The Bible: Easter's triumph

The greatest human tragedy became humanity's greatest victory. Photo: The empty tomb (Todd Bolen)

VANCOUVER, Wash., March 31, 2013 — Thousands of modern pilgrims delight in walking where Jesus walked. On Easter week that walk begins with the Via Dolorosa (way of sorrows). It traces the journey of Jesus from the place of his trial to Golgotha, the place of the skull. It is here where the greatest human tragedy became humanity’s greatest victory—the reconciliation between a Holy God and sinful man.

That Sunday morning more that 2000 years ago began like all previous Sundays. The roosters announced the beginning of a new day. Men and women throughout the land arose from bed to prepare for another day. But for some, the day was not like all other days. Hopes and dreams of a new order had been shattered. Promises had been broken. God had let them down.


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At the foot of the cross the pagan Roman soldiers, unaware of the eternal consequences taking place before their eyes, had gambled on Friday to see who would win the dying man’s clothes, and especially the seamless tunic. Abandoned by most of his disciples, and apparently for a moment about to be abandoned by his Father, he awaited an agonizing death. An innocent willingly hanging on perhaps the cruelest execution device ever imagined, paying the price of the most heinous crimes, sins, and impurities for now and for evermore.  

On the cross, Jesus was flanked by two criminals about to face the ultimate price for their crimes - capital punishment. Unexpectedly, awaiting the end of their earthly existence, one thief jeered at him while the other confessed to him - two men facing eternity with two opposite reactions to Jesus.

Not unexpected at the foot of the cross knelt his mother. The woman who gave birth to him and nourished him his whole life now awaited his tortured end. Joined by Mary wife of Clopas, Mary Magdalene, and the lone brave disciple, John, Jesus spoke seven immortal works from the cross.

To the believing thief he offered a pardon; to John, he charged him with the care of his mother, Mary; for himself he asked only for water; for his executioners he offered forgiveness; and for the eternal records, he simply uttered his most penetrating words, “It is finished.”


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The Sabbath behind them, Mary Magdalene, Salome, and Joanna, quickly moved through the dark, predawn streets of Jerusalem as they headed toward the cemetery where Jesus lay in a fresh tomb donated by Joseph of Arimathea, a prominent member of the Sanhedrin.

The women expected access to the tomb to anoint the body. Apparently unaware of the standing guards Herod had placed on the tomb, they quietly with heavy hearts inquired in a near whisper, “Who will move the stone from the doorway?”

To their surprise the stone had been rolled away. While the women were standing in a state of shock, weeping and perplexed about what they were witnessing, two men dressed in white, dazzling clothing appeared to them. One of them was direct: “Do not be afraid, for I know that you are looking for Jesus, who was crucified. He is not here; he has risen, just as he said.” (Matthew 28:5-6)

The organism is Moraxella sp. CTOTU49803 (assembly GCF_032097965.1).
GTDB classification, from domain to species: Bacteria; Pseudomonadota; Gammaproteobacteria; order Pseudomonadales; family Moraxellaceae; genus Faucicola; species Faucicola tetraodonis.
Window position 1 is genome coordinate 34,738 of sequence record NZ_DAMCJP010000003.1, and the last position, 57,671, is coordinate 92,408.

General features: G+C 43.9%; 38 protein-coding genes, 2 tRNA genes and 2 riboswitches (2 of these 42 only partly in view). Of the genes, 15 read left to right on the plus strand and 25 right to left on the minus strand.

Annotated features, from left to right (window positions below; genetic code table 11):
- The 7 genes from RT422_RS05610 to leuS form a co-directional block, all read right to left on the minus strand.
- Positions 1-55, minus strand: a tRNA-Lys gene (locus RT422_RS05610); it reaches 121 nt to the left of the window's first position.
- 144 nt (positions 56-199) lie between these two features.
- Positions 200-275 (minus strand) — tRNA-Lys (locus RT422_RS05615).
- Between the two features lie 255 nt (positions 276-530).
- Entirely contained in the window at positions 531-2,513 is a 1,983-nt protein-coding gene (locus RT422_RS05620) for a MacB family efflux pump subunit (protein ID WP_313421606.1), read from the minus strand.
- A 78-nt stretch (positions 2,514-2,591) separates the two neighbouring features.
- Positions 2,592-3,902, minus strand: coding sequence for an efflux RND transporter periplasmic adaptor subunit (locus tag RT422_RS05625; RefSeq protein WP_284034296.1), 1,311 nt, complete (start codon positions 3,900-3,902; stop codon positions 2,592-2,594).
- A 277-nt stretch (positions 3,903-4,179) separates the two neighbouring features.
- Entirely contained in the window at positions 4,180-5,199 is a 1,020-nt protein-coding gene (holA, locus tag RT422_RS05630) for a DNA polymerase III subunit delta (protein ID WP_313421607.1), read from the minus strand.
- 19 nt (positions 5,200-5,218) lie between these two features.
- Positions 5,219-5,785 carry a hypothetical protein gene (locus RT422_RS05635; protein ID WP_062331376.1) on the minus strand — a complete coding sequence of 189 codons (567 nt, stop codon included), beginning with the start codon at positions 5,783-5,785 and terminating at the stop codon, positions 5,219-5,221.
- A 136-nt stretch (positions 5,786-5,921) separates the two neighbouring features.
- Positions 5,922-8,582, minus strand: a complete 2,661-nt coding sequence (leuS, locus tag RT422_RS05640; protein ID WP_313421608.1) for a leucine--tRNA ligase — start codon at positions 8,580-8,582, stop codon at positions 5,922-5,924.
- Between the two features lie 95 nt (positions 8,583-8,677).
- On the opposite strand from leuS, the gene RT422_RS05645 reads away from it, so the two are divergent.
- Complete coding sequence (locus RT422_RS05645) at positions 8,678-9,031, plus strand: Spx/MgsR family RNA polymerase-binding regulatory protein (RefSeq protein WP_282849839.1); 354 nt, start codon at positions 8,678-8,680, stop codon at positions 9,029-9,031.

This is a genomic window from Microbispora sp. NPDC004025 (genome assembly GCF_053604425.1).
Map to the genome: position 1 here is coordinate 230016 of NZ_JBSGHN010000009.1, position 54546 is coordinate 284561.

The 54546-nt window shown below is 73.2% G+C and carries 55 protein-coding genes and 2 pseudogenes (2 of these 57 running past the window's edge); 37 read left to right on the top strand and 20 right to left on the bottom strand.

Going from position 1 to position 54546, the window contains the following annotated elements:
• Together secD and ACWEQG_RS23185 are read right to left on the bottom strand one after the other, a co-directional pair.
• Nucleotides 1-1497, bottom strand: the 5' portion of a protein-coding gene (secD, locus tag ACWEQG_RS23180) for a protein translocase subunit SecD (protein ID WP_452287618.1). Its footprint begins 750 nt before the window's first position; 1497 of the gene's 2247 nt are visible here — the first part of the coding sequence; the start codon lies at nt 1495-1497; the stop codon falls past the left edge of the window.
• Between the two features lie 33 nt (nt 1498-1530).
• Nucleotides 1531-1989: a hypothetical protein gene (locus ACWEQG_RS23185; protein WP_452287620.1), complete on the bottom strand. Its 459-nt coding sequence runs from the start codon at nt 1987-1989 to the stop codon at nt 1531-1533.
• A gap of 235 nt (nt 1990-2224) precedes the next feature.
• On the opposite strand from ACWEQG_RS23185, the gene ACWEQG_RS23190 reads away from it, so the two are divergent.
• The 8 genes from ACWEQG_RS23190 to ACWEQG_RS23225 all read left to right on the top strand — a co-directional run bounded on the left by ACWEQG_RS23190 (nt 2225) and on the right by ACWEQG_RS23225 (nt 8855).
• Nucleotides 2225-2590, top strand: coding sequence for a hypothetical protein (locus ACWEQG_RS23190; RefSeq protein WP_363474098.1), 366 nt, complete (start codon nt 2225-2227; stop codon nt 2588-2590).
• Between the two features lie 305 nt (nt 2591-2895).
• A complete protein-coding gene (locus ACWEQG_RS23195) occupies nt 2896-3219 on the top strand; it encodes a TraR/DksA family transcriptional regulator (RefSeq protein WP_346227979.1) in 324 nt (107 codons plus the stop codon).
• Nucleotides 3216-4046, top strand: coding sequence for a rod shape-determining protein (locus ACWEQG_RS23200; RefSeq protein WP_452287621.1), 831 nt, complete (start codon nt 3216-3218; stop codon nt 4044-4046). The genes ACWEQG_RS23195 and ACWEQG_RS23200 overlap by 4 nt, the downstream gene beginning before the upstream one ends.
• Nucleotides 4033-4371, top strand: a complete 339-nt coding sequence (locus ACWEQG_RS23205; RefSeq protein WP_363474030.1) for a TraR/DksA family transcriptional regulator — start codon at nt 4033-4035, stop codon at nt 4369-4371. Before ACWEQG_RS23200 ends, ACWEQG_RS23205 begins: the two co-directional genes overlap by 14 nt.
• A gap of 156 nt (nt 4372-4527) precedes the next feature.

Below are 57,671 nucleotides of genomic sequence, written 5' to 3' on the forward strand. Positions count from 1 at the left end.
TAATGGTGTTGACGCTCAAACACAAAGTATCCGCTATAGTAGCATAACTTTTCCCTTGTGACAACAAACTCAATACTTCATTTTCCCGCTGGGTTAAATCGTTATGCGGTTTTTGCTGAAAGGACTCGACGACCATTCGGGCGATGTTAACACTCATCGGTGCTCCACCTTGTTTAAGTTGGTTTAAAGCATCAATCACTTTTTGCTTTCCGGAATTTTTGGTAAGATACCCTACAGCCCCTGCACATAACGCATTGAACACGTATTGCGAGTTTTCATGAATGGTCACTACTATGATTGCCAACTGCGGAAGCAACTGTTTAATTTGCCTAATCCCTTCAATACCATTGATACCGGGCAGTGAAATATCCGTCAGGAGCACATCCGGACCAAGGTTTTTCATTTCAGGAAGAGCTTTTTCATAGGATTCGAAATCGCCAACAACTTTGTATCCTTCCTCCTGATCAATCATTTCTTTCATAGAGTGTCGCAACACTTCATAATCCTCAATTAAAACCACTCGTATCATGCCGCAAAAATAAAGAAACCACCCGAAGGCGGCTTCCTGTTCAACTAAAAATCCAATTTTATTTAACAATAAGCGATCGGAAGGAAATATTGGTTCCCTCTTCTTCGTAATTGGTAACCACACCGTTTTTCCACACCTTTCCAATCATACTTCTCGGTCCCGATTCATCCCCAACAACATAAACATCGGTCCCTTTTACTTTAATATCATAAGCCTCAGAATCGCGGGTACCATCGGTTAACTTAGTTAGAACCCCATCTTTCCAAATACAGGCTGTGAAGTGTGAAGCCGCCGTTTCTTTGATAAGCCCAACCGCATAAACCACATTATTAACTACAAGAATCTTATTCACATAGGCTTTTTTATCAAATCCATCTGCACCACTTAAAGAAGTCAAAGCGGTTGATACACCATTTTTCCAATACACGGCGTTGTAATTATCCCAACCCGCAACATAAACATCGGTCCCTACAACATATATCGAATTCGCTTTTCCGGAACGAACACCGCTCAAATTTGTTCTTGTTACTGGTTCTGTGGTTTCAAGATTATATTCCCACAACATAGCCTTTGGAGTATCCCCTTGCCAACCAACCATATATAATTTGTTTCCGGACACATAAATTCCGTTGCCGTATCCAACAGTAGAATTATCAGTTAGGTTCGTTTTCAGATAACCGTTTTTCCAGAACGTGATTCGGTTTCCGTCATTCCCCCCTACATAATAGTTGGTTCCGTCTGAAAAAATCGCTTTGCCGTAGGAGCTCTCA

The life of Jesus ends on the saddest possible note. He, who had promised the kingdom, stirred hopes and imaginations of a nation, was dead. The sorrow of his followers, the uncontrollable wailing of a distraught mother, and the disappointment of the disciples leaves the story the shame for all generations.

All of this would be a terrible nightmare for all humankind had it not been for those immortal words spoken by an angel from the tomb on Sunday morning, “HE HAS RISEN!” The eternal God became man, died, was buried, and rose again to satisfy God’s justice for the reconciliation of man to Himself.

Men and women have scrutinized and discussed what happen that night ever since. It has been doubted, disregarded, ridiculed, treated as fantasy, believed, and fanatically proclaimed. The resurrection is the greatest triumph in human history. No matter what the critics say, the Gospel narratives are clear: “Once he was dead now he lives.” The human, frail cadaver became a glorious resurrected body.

 

Donald L. Brake, Sr. is author of A Visual History of the Life of Jesus, due to be released by Zondervan Publishing in 2014. The book is marked by outstanding imagery that will leave readers with a greater and lasting appreciation for Jesus as he was in his own time and place.

 

 

 


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Donald L. Brake, Sr.

Donald L. Brake, Ph.D., is Dean Emeritus of Multnomah Biblical Seminary, past president of Jerusalem University College, Israel; author of A Visual History of the English Bible: The Tumultuous Tale of The World’s Bestselling Book; Baker Books, 2008 (a 2009 ECPA Christian Book Award finalist), A Visual History of the King James Bible: The Dramatic Tale of the World’s Best-Known Translation, Baker Books, 2011, A Royal Monument of English Literature: The King James Bible 1611, Credo House Publishers, 2011; and antiquarian collector with his extensive collection of rare and significant Bibles and artifacts currently at the Dunham Bible Museum, Houston Baptist University, Houston, Texas.

www.credocommunications.net/kjv

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